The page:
Thirty-seven weeks after they spiked to unprecedented levels during the fallout from Covid-19 shutdowns, initial jobless claims in South Carolina are finally approaching their pre-pandemic levels according to the latest numbers from the Palmetto State’s embattled employment agency.
According to data from the S.C. Department of Employment and Workforce (SCDEW) – which has been mired in one scandal or another for the better part of the past decade – initial unemployment claims fell to 2,683 during the week ending November 28, 2020.
That was the first time claims clocked in below 3,000 since the week ending March 15, 2020 – marking a new post-Covid low and a return to (almost) normalcy on this widely watched metric.
As we reported throughout the spring, initial unemployment claims soared to unprecedented heights as Covid-19 lockdowns gripped the economy.
The worst of the employment damage took place during the week ending April 11, 2020 – when a record 87,686 initial claims were filed.
As scary as that number was, even more frightening was the sustained damage. During the first ten weeks of the lockdowns – from March 14 through May 23, 2020 – initial claims averaged 54,054 per week.
Claims have remained below 10,000 for the past eighteen weeks, however, and below 5,000 for the past eight weeks.
All told, there have been 783,926 initial claims filed since the onset of the crisis in mid-March.
Take a look …
Obviously, a key question to consider in assessing this data is the extent of the lingering joblessness. For the week ending November 28, a total of 119,420 claimants were paid – with the state doling out a total of $31.03 million in jobless benefits.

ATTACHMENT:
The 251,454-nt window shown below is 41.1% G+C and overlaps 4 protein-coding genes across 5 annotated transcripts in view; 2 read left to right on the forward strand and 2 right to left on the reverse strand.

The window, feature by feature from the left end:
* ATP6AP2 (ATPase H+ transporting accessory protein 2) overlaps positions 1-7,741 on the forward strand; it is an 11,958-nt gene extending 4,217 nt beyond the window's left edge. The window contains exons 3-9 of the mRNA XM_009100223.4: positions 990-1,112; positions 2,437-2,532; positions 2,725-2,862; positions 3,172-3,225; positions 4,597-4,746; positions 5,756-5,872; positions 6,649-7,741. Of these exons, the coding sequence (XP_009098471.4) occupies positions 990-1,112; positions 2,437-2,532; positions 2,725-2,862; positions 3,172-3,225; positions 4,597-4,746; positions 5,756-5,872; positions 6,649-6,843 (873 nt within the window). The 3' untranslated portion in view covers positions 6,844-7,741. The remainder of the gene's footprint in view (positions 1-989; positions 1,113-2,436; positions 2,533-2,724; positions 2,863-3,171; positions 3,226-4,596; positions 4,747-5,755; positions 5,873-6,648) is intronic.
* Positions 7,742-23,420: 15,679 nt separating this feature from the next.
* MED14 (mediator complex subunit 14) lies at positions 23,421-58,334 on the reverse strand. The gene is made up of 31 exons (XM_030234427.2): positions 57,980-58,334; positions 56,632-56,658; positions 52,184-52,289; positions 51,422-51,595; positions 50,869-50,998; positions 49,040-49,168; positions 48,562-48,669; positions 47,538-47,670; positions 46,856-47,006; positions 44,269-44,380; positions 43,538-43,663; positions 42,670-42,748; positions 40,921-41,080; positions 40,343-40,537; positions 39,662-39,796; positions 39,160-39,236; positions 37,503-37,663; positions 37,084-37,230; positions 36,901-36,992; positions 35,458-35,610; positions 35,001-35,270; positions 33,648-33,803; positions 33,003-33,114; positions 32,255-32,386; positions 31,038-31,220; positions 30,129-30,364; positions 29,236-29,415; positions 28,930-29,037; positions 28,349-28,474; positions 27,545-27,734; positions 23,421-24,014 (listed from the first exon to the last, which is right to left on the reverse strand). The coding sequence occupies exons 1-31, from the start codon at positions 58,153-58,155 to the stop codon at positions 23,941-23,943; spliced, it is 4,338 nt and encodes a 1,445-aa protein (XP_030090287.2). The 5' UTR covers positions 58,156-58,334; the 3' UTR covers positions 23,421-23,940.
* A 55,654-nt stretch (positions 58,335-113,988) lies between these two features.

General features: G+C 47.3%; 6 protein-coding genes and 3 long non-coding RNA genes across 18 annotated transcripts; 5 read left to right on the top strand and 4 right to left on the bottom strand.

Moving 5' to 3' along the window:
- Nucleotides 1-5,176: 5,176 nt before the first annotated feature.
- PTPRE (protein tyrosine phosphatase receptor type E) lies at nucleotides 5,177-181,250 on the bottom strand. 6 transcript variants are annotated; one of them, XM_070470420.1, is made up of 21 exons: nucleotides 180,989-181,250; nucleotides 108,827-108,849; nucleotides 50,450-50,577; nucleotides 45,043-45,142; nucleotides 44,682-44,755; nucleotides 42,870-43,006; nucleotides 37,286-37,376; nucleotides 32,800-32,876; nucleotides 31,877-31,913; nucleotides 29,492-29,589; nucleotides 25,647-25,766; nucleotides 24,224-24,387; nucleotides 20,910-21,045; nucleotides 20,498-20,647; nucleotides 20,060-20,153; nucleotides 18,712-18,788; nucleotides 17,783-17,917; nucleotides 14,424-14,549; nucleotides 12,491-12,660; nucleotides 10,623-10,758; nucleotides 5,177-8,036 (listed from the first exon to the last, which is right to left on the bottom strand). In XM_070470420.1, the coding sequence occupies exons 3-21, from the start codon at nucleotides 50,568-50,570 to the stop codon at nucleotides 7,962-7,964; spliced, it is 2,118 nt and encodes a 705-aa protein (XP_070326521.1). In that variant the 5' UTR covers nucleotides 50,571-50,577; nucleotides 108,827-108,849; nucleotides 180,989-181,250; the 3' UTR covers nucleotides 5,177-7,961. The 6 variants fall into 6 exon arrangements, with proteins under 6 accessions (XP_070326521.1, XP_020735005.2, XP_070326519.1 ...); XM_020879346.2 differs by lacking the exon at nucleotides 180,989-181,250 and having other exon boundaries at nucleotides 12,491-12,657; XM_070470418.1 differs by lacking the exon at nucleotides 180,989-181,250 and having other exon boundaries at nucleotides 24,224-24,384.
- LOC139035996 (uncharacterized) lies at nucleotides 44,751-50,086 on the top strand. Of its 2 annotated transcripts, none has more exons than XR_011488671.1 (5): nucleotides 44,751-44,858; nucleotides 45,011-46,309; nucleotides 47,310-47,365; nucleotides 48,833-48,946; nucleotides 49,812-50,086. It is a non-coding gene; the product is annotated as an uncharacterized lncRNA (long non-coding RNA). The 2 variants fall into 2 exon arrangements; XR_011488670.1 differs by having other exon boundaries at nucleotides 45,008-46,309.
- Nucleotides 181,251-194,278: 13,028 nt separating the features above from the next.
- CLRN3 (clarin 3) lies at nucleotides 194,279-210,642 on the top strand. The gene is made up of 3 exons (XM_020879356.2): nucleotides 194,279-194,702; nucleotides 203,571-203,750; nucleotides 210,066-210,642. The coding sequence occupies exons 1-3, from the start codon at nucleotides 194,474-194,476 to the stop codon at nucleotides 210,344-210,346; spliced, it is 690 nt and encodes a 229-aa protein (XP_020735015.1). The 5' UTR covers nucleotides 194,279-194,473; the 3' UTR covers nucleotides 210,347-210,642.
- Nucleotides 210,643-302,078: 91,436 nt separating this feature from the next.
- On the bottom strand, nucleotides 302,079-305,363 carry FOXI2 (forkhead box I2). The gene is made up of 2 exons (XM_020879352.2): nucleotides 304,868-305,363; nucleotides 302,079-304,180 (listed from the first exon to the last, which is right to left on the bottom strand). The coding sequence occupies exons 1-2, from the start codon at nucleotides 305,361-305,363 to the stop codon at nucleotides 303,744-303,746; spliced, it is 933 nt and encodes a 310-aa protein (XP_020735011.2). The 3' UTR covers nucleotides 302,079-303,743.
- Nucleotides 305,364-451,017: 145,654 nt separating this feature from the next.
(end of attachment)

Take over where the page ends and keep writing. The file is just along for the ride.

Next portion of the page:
For those of you keeping score at home, the total number of claimants paid last week represents 4.9 percent of the state’s 2.39 million-person workforce – which is consistent with the latest unemployment data.
Since March, a staggering $4.65 billion in unemployment benefits have been paid out – including $1.05 billion in funds from the S.C. unemployment insurance fund.
State lawmakers claim they will be able to avoid tax hikes on businesses in 2021 to subsidize the replenishment of this fund – but we will believe that when we see it.
Following the last recession, businesses hit hardest by the downturn were forced to pay more into this fund – stifling the state’s recovery.
This news outlet has consistently argued that the small businesses which drive employment growth (and income growth) in the Palmetto State must be protected. At the very least, state leaders cannot continue forcing them to subsidize handouts to large corporations.
We will continue to keep close tabs on this data moving forward – particularly in light of rising coronavirus cases.
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